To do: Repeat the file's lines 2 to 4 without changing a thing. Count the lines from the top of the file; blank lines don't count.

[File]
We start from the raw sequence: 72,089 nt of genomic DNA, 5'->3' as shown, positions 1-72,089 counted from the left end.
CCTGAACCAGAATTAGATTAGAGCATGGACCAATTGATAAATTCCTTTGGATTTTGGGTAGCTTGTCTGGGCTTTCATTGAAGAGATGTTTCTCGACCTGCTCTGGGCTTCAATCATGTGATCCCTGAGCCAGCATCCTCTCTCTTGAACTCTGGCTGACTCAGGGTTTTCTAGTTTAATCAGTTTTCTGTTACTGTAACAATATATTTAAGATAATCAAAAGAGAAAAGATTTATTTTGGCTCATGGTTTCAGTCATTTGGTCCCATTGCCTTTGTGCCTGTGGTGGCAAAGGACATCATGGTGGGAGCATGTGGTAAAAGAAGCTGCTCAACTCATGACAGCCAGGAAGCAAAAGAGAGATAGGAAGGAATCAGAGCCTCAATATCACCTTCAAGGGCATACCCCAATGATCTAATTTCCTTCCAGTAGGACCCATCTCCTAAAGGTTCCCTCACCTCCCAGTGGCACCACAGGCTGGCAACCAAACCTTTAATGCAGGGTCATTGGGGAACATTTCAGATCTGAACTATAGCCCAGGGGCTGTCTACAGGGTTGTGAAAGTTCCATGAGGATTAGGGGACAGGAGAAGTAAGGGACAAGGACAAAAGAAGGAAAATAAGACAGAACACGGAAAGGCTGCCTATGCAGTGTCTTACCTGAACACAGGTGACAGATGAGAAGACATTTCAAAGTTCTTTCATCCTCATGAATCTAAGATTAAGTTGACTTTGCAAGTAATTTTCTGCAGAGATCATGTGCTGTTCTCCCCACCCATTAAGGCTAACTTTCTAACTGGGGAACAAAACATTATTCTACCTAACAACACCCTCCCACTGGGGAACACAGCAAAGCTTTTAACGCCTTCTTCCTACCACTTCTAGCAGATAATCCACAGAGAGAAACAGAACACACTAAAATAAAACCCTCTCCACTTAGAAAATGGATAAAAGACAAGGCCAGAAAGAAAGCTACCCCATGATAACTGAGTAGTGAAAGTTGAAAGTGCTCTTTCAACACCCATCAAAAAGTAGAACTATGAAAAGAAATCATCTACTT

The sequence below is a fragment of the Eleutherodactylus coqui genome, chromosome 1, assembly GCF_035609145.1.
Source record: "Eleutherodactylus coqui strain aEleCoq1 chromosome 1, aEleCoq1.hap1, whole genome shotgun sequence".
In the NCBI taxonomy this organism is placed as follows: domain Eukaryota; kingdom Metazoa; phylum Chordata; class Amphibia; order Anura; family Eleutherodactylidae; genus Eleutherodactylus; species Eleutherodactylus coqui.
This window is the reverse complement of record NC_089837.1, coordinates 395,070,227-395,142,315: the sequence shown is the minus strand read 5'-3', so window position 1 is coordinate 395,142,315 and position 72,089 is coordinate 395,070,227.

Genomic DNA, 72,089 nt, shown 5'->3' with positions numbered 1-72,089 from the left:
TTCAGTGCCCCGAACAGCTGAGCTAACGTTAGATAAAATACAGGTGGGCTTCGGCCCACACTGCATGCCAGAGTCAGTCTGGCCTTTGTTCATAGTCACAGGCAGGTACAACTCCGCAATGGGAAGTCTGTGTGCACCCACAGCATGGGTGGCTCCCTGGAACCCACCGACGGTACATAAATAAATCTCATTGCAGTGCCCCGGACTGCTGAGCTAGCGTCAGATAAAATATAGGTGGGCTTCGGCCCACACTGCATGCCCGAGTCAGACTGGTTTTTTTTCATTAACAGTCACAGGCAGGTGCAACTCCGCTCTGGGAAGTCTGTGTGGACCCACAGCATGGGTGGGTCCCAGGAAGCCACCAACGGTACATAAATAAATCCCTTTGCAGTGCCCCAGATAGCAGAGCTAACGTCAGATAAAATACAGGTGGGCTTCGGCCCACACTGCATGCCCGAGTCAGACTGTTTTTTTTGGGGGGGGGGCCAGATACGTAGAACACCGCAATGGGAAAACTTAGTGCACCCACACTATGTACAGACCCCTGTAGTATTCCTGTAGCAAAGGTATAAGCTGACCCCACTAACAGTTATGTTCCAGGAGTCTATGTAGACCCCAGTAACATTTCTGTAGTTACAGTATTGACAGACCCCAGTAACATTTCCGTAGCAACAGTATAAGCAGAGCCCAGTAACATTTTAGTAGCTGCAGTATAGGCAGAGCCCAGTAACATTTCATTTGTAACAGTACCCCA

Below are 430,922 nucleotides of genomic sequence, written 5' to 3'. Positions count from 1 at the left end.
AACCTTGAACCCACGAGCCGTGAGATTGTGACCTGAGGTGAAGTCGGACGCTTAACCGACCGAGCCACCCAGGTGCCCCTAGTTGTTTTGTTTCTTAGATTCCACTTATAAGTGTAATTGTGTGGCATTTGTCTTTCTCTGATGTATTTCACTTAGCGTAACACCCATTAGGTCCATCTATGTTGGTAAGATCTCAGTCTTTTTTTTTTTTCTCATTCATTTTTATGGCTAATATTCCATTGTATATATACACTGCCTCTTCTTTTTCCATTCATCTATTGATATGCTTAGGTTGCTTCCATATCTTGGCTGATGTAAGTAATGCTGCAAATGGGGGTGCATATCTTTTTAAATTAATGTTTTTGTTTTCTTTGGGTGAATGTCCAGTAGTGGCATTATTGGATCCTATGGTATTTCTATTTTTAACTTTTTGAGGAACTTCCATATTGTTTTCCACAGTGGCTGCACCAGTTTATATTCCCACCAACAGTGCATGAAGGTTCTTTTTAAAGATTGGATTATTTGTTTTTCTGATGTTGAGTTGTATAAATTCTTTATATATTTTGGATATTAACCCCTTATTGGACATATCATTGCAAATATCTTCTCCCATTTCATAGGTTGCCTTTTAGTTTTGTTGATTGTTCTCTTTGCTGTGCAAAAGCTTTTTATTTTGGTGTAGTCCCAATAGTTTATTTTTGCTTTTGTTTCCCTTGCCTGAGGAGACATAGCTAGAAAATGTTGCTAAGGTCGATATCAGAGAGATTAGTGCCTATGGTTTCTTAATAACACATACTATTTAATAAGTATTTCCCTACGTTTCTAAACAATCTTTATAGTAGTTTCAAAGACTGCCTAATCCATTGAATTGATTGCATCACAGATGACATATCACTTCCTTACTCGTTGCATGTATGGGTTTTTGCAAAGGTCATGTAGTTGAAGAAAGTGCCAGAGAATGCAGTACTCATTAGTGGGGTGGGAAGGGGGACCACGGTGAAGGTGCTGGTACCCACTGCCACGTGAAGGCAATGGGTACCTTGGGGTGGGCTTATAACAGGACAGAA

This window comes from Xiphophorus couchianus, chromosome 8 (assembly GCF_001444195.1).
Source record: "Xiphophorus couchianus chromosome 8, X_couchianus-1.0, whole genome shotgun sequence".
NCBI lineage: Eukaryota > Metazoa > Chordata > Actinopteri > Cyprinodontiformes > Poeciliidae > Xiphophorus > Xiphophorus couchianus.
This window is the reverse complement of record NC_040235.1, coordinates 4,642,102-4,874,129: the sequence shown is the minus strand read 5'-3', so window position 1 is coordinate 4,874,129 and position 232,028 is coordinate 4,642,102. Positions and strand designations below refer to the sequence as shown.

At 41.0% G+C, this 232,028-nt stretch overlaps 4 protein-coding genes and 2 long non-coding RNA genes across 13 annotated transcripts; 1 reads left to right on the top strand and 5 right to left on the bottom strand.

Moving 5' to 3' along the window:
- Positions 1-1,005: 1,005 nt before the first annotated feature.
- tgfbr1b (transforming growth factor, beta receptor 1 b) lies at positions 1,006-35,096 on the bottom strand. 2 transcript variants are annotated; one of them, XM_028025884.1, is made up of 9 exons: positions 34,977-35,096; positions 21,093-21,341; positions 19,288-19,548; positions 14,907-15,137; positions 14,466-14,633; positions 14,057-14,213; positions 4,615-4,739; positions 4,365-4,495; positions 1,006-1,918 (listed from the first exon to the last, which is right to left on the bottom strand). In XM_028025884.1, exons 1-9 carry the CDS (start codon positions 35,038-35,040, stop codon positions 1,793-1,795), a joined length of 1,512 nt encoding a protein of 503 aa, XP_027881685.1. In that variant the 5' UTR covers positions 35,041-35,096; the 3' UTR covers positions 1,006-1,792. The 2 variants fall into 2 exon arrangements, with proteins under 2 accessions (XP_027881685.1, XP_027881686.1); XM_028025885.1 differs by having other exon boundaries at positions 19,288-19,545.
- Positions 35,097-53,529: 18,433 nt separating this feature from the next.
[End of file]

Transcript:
CCTGAACCAGAATTAGATTAGAGCATGGACCAATTGATAAATTCCTTTGGATTTTGGGTAGCTTGTCTGGGCTTTCATTGAAGAGATGTTTCTCGACCTGCTCTGGGCTTCAATCATGTGATCCCTGAGCCAGCATCCTCTCTCTTGAACTCTGGCTGACTCAGGGTTTTCTAGTTTAATCAGTTTTCTGTTACTGTAACAATATATTTAAGATAATCAAAAGAGAAAAGATTTATTTTGGCTCATGGTTTCAGTCATTTGGTCCCATTGCCTTTGTGCCTGTGGTGGCAAAGGACATCATGGTGGGAGCATGTGGTAAAAGAAGCTGCTCAACTCATGACAGCCAGGAAGCAAAAGAGAGATAGGAAGGAATCAGAGCCTCAATATCACCTTCAAGGGCATACCCCAATGATCTAATTTCCTTCCAGTAGGACCCATCTCCTAAAGGTTCCCTCACCTCCCAGTGGCACCACAGGCTGGCAACCAAACCTTTAATGCAGGGTCATTGGGGAACATTTCAGATCTGAACTATAGCCCAGGGGCTGTCTACAGGGTTGTGAAAGTTCCATGAGGATTAGGGGACAGGAGAAGTAAGGGACAAGGACAAAAGAAGGAAAATAAGACAGAACACGGAAAGGCTGCCTATGCAGTGTCTTACCTGAACACAGGTGACAGATGAGAAGACATTTCAAAGTTCTTTCATCCTCATGAATCTAAGATTAAGTTGACTTTGCAAGTAATTTTCTGCAGAGATCATGTGCTGTTCTCCCCACCCATTAAGGCTAACTTTCTAACTGGGGAACAAAACATTATTCTACCTAACAACACCCTCCCACTGGGGAACACAGCAAAGCTTTTAACGCCTTCTTCCTACCACTTCTAGCAGATAATCCACAGAGAGAAACAGAACACACTAAAATAAAACCCTCTCCACTTAGAAAATGGATAAAAGACAAGGCCAGAAAGAAAGCTACCCCATGATAACTGAGTAGTGAAAGTTGAAAGTGCTCTTTCAACACCCATCAAAAAGTAGAACTATGAAAAGAAATCATCTACTT

The sequence below is a fragment of the Eleutherodactylus coqui genome, chromosome 1, assembly GCF_035609145.1.
Source record: "Eleutherodactylus coqui strain aEleCoq1 chromosome 1, aEleCoq1.hap1, whole genome shotgun sequence".